Rule of Law

Cedar Point Nursery v. Hassid

In Cedar Point Nursery v. Hassid, the Supreme Court is considering whether a California labor regulation allowing union representatives to visit private farmland constitutes a per se violation of the Takings Clause of the Fifth Amendment.

Case Summary

The Takings Clause of the Fifth Amendment provides that private property shall not “be taken for public use, without just compensation.”  A California state regulation allows labor organizers onto private agricultural property during non-work time on a limited number of days to “talk[] with employees and solicit[] their support.”  Labor organizers’ access to this property is strictly limited.  The California regulation stipulates when, for how long, and where exactly labor organizers may access the property to speak with agricultural employees, and it specifically forbids “conduct disruptive of the employer’s property or agricultural operations.”  In this case, owners of private agricultural properties have challenged the California regulation, arguing that it violates the Takings Clause of the Fifth Amendment.

The U.S. Court of Appeals for the Ninth Circuit held that the challenged regulation does not amount to a per se taking of property within the bounds of the Clause.  Petitioners (the agricultural employers) asked the Supreme Court to hear the case, and the Court agreed to do so.  CAC filed an amicus brief in support of Respondents urging the Court to affirm the Ninth Circuit’s judgment.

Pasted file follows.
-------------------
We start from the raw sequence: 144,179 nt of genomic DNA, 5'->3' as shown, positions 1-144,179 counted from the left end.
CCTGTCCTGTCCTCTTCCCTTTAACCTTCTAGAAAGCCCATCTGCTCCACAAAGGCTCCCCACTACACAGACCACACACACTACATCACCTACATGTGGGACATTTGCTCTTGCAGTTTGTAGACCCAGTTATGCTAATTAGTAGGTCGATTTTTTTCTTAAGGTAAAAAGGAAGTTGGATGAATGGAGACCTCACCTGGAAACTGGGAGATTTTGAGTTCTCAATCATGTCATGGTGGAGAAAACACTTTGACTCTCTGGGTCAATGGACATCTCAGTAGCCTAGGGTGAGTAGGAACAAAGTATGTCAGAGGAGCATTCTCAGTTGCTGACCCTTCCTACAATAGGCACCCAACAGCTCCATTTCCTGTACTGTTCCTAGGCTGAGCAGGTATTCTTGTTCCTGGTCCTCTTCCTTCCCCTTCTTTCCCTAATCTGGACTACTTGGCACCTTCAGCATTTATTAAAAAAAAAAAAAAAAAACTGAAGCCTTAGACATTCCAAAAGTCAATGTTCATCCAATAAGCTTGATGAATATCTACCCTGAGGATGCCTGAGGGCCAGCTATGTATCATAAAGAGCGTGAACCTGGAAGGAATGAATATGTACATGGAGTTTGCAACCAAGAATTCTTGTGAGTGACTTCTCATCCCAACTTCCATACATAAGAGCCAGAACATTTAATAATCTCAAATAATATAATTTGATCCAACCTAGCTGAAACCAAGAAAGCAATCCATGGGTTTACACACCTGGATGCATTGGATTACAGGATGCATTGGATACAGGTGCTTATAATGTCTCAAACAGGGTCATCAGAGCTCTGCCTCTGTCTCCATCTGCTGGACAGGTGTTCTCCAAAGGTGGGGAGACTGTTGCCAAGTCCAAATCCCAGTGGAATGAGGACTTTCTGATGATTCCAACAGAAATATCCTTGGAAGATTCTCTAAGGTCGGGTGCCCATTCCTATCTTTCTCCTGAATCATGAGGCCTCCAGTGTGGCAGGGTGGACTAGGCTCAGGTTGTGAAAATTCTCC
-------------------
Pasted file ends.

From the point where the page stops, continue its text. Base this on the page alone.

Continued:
Our brief makes two key points.  First, at the time of the Founding, the Framers understood that the Takings Clause would prohibit only actual appropriations of private property.  Indeed, for decades following the Amendment’s ratification, the Supreme Court refused to extend the Clause beyond actual appropriations.  While the Court has since held that the Takings Clause also applies to the functional equivalent of a physical appropriation of property, it has only recognized two categories of regulations that it considers tantamount to actual appropriations such that they amount to takings per se: (1) regulations that involve a permanent physical invasion of property and (2) regulations that render the property completely valueless.

Second, our brief argues that the California regulation at issue does not amount to a taking per se because it does not fall within either of these carefully limited categories.  The regulation allows certain people to visit private property during non-work hours on a set number of days each year, and it specifically forbids conduct that would disrupt work on the property.  As a result, there is no permanent physical invasion of property, and the property is in no way rendered valueless.

Case Timeline

  • February 12, 2021

    CAC files amicus curiae brief

    Sup. Ct. Amicus Br.
  • March 22, 2021

    The Supreme Court will hear oral argument